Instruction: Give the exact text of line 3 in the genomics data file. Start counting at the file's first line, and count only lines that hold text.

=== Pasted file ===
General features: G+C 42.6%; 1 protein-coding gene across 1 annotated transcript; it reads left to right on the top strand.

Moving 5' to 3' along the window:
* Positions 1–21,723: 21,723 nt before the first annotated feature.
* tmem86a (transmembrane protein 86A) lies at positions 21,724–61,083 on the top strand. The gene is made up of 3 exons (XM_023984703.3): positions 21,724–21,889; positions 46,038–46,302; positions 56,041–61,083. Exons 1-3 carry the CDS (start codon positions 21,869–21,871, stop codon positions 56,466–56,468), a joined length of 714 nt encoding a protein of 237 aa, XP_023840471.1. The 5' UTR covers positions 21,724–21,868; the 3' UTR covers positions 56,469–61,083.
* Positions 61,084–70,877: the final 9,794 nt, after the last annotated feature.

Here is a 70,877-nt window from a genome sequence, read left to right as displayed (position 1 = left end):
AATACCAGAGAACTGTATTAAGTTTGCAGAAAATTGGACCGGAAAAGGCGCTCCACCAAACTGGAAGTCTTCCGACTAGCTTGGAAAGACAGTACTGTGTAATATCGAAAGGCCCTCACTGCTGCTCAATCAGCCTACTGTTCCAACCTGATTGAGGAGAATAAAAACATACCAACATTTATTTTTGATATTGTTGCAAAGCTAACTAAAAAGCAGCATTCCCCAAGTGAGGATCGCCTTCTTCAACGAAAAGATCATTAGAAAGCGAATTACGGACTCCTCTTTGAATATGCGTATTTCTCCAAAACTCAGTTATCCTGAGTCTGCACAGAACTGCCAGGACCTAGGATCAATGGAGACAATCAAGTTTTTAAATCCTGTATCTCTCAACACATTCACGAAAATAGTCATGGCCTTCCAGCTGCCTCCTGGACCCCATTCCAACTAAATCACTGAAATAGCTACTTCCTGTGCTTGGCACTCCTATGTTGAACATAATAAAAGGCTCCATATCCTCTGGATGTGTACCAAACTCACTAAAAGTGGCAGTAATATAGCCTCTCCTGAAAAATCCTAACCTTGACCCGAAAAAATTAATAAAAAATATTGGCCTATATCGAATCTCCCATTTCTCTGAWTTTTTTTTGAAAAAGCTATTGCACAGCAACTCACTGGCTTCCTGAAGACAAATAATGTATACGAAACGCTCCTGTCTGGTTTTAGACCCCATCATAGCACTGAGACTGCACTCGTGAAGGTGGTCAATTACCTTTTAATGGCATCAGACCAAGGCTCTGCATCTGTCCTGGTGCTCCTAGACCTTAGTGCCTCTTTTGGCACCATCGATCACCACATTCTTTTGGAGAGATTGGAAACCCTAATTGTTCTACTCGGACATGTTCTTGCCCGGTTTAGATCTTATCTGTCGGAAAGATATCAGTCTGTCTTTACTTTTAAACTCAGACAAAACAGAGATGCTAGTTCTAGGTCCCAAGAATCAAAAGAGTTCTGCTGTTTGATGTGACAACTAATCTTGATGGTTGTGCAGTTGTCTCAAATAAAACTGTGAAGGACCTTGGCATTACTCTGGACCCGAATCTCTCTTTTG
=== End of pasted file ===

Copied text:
* Positions 1–21,723: 21,723 nt before the first annotated feature.